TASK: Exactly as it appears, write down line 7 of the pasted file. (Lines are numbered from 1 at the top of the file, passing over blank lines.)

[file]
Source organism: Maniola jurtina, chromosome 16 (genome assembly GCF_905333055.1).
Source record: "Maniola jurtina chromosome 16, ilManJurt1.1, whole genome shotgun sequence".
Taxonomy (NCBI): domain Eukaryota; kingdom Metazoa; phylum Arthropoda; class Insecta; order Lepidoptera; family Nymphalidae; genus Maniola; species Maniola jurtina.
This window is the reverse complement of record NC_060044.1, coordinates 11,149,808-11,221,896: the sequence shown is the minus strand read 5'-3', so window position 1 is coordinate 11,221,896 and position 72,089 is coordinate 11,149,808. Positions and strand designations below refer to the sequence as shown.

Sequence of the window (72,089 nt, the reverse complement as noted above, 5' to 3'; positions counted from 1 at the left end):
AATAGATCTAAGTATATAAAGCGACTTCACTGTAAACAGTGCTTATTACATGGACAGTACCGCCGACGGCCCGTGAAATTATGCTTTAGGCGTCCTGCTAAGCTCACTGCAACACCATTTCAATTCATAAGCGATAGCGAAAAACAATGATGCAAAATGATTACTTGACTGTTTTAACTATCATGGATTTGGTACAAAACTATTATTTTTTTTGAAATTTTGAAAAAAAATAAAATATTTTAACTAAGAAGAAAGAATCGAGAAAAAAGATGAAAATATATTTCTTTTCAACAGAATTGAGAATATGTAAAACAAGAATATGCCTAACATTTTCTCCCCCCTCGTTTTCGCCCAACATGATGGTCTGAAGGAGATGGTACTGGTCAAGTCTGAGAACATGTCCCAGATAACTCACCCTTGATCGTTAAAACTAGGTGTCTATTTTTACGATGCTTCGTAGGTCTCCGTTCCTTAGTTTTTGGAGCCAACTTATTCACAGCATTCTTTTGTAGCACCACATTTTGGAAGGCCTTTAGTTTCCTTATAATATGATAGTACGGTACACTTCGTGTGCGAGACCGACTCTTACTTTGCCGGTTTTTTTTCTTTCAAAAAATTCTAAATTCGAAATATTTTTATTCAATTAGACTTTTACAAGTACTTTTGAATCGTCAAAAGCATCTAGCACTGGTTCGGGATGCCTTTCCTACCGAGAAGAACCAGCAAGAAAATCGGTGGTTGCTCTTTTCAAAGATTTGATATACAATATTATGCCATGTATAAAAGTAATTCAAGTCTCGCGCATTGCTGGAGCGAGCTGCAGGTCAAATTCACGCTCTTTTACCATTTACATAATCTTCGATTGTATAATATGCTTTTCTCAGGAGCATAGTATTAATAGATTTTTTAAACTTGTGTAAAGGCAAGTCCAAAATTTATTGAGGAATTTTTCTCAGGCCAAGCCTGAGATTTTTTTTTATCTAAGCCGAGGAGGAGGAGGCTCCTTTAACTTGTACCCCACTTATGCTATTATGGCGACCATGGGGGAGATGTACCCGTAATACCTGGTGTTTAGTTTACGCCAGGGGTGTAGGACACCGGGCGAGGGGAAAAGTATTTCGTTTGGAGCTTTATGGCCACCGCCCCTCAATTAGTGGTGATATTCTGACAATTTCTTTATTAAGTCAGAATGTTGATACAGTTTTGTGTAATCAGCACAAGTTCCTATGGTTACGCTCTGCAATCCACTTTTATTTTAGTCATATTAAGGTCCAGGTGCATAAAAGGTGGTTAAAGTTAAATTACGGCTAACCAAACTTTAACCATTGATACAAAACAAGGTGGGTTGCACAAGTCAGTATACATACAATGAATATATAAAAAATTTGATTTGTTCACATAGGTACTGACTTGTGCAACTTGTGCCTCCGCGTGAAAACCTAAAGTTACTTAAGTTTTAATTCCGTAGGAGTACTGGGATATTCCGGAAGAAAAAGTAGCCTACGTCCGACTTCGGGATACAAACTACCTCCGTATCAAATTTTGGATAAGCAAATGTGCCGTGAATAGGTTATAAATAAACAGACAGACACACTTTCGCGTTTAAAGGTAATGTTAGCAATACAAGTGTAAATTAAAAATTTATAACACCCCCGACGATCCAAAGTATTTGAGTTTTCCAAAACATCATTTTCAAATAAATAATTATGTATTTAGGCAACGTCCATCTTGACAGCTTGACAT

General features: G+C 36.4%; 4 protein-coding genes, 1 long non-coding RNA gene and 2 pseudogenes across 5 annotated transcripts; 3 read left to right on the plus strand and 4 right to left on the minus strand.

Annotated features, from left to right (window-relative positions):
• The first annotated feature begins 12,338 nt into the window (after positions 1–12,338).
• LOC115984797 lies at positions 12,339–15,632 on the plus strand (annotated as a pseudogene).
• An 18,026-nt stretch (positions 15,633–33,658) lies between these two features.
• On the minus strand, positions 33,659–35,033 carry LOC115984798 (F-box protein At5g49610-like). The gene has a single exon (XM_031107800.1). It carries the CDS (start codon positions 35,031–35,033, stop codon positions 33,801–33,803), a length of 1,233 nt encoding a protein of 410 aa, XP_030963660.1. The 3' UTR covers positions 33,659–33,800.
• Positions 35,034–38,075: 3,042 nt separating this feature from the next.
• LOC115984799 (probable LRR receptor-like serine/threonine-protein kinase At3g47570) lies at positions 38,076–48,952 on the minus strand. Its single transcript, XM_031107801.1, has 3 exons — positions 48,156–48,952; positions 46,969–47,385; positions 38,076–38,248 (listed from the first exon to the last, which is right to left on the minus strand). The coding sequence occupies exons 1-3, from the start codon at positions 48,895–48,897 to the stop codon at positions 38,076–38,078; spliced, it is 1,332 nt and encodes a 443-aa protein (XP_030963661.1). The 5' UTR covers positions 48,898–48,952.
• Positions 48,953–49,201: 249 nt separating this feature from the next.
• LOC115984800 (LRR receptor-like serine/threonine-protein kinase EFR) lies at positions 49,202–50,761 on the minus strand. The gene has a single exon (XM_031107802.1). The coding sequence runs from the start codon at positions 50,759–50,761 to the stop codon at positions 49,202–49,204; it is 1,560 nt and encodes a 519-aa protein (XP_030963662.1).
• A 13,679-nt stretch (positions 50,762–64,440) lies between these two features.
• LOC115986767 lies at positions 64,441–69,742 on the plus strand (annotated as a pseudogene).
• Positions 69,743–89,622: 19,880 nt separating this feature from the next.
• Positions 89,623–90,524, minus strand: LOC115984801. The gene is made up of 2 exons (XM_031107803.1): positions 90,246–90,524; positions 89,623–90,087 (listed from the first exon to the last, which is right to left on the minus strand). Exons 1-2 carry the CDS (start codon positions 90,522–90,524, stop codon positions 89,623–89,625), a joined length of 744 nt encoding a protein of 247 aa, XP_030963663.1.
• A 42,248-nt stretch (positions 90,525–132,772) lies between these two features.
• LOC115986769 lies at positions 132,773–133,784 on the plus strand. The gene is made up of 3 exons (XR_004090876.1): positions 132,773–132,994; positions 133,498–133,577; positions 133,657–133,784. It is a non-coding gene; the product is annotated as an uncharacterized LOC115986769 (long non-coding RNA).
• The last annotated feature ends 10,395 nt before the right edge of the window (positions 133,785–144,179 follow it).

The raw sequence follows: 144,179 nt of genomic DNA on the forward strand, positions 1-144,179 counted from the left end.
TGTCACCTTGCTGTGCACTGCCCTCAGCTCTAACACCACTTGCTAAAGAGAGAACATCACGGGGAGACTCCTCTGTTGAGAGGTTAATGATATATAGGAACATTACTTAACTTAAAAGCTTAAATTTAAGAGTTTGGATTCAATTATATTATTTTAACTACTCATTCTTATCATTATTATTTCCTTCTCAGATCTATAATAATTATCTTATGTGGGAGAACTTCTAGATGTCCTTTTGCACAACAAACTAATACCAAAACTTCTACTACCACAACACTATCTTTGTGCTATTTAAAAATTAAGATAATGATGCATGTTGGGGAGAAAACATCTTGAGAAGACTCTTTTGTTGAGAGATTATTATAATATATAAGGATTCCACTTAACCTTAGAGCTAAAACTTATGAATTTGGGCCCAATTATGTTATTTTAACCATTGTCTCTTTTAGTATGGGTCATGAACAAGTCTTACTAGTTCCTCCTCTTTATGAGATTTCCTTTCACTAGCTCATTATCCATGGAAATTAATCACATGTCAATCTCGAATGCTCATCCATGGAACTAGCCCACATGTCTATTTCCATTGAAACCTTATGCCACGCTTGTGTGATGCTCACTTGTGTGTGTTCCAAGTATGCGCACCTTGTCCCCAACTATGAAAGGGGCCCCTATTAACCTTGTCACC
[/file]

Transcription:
General features: G+C 36.4%; 4 protein-coding genes, 1 long non-coding RNA gene and 2 pseudogenes across 5 annotated transcripts; 3 read left to right on the plus strand and 4 right to left on the minus strand.